The new YATTA website

Since February 2020 YATTA has restyled its site to align it with the image that is conveyed on flyers, posters, presentations and newsletters (the latter, after a stoppage period due to a moment of reflection and review, will return to being periodic). The site’s renewal is not only graphics oriented but also concerns the overall layout of the YATTA project.

Indeed, this transformation is a planned step to give a visible signal of the change we have set for this new decade. YATTA20/30 is the informal name we have chosen to identify the new horizon towards which we have been moving, to tell the truth, since 2019.

To make YATTA’s new direction even more evident, a new domain has also been created (the one you are currently browsing, where the present, future and past of YATTA’s path will be conveyed.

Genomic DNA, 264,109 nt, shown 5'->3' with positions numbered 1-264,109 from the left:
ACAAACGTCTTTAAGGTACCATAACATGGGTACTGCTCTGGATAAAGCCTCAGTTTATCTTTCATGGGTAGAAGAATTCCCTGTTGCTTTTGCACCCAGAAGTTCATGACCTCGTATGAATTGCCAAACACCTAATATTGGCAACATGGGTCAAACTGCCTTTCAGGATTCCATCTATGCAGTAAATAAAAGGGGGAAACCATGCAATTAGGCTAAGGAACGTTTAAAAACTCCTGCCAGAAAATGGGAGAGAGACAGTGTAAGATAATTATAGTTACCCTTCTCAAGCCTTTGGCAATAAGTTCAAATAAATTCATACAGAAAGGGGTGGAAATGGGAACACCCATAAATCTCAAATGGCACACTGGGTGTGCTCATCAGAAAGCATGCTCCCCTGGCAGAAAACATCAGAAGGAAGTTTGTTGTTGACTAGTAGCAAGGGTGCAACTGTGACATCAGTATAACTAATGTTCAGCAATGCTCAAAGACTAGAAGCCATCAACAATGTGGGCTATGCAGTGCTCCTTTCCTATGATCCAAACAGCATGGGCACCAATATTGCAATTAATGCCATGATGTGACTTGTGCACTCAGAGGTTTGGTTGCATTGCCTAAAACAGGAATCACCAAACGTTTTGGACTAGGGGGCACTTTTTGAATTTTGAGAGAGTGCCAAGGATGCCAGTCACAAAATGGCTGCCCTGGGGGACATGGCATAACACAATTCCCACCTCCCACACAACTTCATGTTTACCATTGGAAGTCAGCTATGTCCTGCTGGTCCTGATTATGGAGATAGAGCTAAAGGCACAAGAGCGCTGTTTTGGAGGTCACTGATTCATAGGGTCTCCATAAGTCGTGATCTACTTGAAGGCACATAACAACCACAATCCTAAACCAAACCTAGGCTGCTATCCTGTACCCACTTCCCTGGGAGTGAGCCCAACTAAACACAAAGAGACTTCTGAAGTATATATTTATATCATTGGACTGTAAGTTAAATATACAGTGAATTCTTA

A migration of most content from the previous site, which we used from 2014 to the beginning of 2020 and includes about 300 pages of events, activities and courses is therefore underway—an important heritage of materials and graphics that will not be lost but will become the history of our first phase. If you find some old domain pages in search engines, you will gradually be redirected to the new ones.

The contents were organized into macro-areas that clearly define YATTA’s activity: projects, workshops, training, locations, co-working. The blog, for which we are looking for a brightly brainstormed name, has taken on a prominent role in the new site. The pressing production of insights concerns the changes we are experiencing as a society, in addition to Covid which we certainly cannot ignore.

In fact, you are now in the blog and if you want to browse you will find the item in the menu on the left (or in the hamburger at the top right if you are reading from mobile), while the categories are above the title of each post.

Layout and Graphics of the Cover Images